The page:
Manchester’s Climate Change Framework update: What it means and how you can join us
Manchester’s updated Climate Change Framework 2020-25 has been published today (Thursday 6 October) - and people, businesses and organisations in the city are being urged to get on board.
Where we are and where we need to get to
Manchester is currently not on track to stay within its carbon budget. We have not been reducing our direct emissions quickly enough and are at risk of missing the city’s first milestone – to halve its direct carbon emissions by 2025
The ultimate goal is for Manchester to become net zero carbon by 2038 at the latest – 12 years ahead of the national target.
The updated framework uses modelling to identify detailed actions which need to be taken for carbon emission reductions to be achieved at the sort of scale required to catch up. It makes more than 150 recommendations. Some of them require national government or regional action including considerable investment. But much can be achieved right here in the city.
The key areas of focus relate to reducing carbon emissions from buildings and ground transport.
To get to the a citywide 50 per cent reduction the framework says that more than 84,000 homes will need to be retrofitted to make them more energy efficient. There will also need to be a steep reduction in demands from industrial, commercial and institutional premises.
To reach the ground transport target, there will need to be a 30% reduction in overall travel. Some 20% of journeys will need to be made by public transport and another 20% by active travel (such as walking or cycling.) Four-fifths of remaining trips will need to be made using electric or hybrid vehicles.
Manchester also needs to significantly increase renewable energy generation, especially from small scale solar energy.
The updated framework also looks at the importance of adaptions and resilience to ensure the city can manage the real and immediate impacts of climate change which are already being felt – such as the increased risk of flooding. Nature-based solutions will play an important role.
There is also a need for changes in how we behave as consumers – changing what we buy and moving from a ‘throwaway’ culture, as well as having more plant-based meals.
The prize, however, is great with positive impacts on Manchester people’s health, opportunities in new green jobs and scope to reduce fuel poverty among the benefits, as well as Manchester playing its full part in tackling climate change.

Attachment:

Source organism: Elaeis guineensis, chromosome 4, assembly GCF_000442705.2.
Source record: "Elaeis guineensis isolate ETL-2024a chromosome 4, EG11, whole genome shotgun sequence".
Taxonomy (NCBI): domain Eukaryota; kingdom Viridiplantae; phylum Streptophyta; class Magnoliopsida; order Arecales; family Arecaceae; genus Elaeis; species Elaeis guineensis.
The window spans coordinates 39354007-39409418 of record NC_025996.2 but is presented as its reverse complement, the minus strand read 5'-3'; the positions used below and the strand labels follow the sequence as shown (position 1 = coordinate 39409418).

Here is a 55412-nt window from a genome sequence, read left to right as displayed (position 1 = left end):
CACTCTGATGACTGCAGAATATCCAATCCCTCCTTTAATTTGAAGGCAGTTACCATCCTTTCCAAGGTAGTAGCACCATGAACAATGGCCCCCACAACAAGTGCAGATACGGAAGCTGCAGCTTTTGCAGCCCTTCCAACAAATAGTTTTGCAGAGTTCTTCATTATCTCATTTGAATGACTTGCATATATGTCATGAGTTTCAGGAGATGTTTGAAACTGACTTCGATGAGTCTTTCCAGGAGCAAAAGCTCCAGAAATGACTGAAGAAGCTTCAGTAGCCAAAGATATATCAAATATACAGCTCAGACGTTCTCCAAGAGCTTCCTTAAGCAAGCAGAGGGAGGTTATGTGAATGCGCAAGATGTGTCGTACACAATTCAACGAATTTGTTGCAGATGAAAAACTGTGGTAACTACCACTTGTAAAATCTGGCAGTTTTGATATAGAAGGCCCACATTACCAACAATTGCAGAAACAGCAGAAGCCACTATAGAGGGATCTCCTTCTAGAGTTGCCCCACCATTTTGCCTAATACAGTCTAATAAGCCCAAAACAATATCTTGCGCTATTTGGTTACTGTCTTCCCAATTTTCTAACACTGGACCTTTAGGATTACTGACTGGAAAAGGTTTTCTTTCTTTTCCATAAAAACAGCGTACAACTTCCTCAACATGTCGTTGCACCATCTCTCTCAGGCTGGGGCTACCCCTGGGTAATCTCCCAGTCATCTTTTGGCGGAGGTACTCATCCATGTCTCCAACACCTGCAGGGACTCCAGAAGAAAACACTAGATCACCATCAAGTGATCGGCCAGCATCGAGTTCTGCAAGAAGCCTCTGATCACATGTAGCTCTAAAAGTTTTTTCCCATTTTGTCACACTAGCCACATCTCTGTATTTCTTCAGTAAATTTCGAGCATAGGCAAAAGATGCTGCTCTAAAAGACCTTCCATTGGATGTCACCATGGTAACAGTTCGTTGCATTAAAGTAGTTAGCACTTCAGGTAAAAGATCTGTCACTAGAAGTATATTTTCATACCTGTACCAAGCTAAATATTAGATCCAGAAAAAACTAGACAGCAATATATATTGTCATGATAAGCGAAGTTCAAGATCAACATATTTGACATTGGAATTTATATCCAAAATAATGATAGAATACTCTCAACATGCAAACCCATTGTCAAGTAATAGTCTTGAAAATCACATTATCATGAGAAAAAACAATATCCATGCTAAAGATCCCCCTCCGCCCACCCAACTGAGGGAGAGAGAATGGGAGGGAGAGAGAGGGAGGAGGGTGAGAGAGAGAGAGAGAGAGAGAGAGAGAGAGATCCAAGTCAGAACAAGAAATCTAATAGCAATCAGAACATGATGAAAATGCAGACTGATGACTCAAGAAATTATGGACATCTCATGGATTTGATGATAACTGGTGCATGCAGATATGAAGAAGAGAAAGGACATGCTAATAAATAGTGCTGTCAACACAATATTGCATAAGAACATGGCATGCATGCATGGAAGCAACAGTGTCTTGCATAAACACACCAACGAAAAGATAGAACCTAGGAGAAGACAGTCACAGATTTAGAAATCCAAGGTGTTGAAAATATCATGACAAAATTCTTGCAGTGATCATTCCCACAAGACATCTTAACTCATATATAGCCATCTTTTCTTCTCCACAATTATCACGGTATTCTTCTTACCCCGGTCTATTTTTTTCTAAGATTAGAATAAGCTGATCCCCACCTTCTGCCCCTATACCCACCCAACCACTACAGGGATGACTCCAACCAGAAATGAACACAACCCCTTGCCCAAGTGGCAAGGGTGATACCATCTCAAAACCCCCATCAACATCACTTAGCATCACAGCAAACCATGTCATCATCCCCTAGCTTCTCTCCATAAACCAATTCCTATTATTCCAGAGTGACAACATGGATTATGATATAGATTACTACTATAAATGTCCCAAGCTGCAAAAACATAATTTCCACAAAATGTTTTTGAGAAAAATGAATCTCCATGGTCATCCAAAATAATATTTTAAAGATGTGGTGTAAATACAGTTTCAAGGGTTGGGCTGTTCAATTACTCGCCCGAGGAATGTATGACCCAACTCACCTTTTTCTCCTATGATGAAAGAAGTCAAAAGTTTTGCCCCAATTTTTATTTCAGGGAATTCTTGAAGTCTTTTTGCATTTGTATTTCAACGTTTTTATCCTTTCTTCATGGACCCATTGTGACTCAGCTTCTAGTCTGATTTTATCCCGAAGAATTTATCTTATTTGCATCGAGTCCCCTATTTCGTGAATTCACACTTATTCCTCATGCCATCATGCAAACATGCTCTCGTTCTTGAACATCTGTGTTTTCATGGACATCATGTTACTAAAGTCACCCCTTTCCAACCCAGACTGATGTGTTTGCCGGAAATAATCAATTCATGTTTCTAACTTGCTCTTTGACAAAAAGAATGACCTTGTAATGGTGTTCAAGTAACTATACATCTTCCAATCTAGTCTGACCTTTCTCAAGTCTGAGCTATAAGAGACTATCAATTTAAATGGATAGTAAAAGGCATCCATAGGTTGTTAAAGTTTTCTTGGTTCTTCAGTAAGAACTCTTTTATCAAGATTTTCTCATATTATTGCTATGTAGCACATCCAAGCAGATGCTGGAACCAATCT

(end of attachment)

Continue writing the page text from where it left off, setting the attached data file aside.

How can you help with this work?
If you are a business or organisation in the city you can join Manchester Climate Change Partnership. Consisting of organisations from our public, private, community, faith, culture and academic sectors the Partnership work to cut their own carbon emissions while supporting others to do so.
Manchester Climate Change Partnership is part of the Bee Net Zero partnership which is co-ordinating support to help business cut their emissions. Further tips are available at Bee Net Zero
And practical advice for residents can be found here.
You can find out more about what’s going on in your neighbourhood and how you can get involved here.
Mike Wilton, Chair of Manchester Climate Change Partnership, said: “This is an updated plan for the whole city. Developed in partnership and based on the best and latest data modelling available, it sets out how citizens, organisations, businesses and local and national government can play their part. I’d urge everyone to join us.
“The targets are challenging but the rewards for the city will be great. Addressing climate change isn’t just about limiting and becoming more resilient to its impacts, as urgent as that is. Success in achieving these targets will also create a healthy, green and socially just Manchester in which everyone can thrive.”
Cllr Bev Craig, Leader of Manchester City Council, said: “For Manchester to meet its climate target is an enormous and urgent undertaking. But this has always been a can-do city and working together there is a huge amount we can achieve.
“The Council as an organisation is on track to halve our direct carbon emissions by 2025 and we are showing what can be achieved with concerted focus. We also recognise our key role in influencing and enabling local action to rise to this challenge and that this needs to be a just transition to net zero where everyone can share in the benefits of a greener city.
“The updated framework provides clarity on the priority areas where everyone from national government to councils, companies, communities and individuals need to take urgent action. We would encourage anyone, from the biggest multi-national company with a presence in the city to Manchester communities and residents to join us in this collective effort.”
The framework is produced by Manchester Climate Change Agency on behalf of Manchester Climate Change Partnership.